This video from Aljazeera explains the origins of Algebra and how important it is for us today.
When you’ve watched the video try these questions.
Here is a complete lesson with 18 activities and some exam questions at the end to see if you have understood.
Drag the numbers to the right place in the Venn Diagram.
Drag the numbers to the right place in the Venn Diagram. If the number is in both sets, make sure to place it in the intersection, where the sets overlap. If the number is not in either set, place it in the box at the bottom.
Drag each statement to the correct box.
This activity is based on an original idea in “Thinking Through Mathematics. Strategies for Teaching and Learning. Maths4Life”, published by the National Research and Development Centre.
This quiz has been doing the rounds on social media. Apologies to the author, but I can’t credit you as I don’t know who you are!
A very common mistake in maths exams is to forget to label the axes of a graph. Here are 10 graphs without labels on the y axis. Can you use your skill and judjement to work out what they should be? Click on the graph to enlarge it.
How to multiply brackets
For those of you revising for Paper 2 and 3 GCSE Maths then this site is a must. You will find predicted papers that have been carefully written considering what topics have already been tested in Paper 1. You get immediate feedback on your answers and can see what grade you would potentially get if you do the same in the real exam. If you get stuck there are video explanations of each question. A great way to revise.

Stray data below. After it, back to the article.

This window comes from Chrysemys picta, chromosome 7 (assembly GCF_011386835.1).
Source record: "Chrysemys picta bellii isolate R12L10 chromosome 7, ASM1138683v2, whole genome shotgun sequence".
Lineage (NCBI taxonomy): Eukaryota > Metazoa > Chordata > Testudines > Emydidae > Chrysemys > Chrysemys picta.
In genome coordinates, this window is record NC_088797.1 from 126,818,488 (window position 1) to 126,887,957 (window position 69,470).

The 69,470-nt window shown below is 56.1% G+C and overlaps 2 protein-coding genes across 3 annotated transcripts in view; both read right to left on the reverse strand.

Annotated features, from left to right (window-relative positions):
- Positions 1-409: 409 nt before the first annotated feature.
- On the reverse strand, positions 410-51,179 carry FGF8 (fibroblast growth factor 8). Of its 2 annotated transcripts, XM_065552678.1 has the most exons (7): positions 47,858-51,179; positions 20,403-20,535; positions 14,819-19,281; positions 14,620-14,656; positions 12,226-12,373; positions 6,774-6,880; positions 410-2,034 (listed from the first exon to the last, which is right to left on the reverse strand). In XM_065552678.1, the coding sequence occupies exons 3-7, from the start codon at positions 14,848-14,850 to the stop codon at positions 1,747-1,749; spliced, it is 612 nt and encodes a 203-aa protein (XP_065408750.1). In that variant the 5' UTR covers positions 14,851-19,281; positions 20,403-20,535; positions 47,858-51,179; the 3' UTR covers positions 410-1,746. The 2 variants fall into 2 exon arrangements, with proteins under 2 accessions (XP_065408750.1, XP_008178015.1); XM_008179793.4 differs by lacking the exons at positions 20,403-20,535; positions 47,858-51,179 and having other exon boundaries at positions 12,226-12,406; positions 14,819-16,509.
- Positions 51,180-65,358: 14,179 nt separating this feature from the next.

Here is the solution.
The solution to the “How many triangles?” puzzle.
A useful video from UKmathsteacher.
This channel is managed by up and coming UK maths teachers. Videos designed for the site by Steve Blades, retired Youtuber and owner of m4ths.com to assist learning in UK classrooms. Designed for the Edexcel spec but applicable to AQA, OCR,MEI and WJEC.
A letter to the Sheffield Star
As someone who teaches maths for a living it saddens me when I see mathematical errors in your paper.
In a letter about Council Tax increases (21.2.18) Ron Sanderson claimed that last year’s 5.99% rise combined with this year’s 4.99% rise made a total increase of 10.98%. He has added the percentages, ignoring the fact that this year’s increase is 4.99% more than the new total for last year.
For every 100p you paid in Council Tax in 2016, you paid 100 x 1.0599 in 2017.
In 2018 you will pay 100 x 1.0599 x 1.0499 which equals 111.28p or an increase of 11.28%
Understanding percentages is vital when working out things like Council Tax rises, pay claims, credit agreements or interest earnt on investments. People who don’t understand percentages and APR’s are much more likely to be ripped off. If you need help with maths visit my website at www.mathswithgraham.org.uk where you will find free activities, some with a Sheffield theme such as the Sheaf Valley Maths Trail, to help people of all levels, from the very basic up to Higher GCSE.
Maths with Graham
This is a quick walk-through of a GCSE maths exam question.
A helpful video by Mohammed Ladak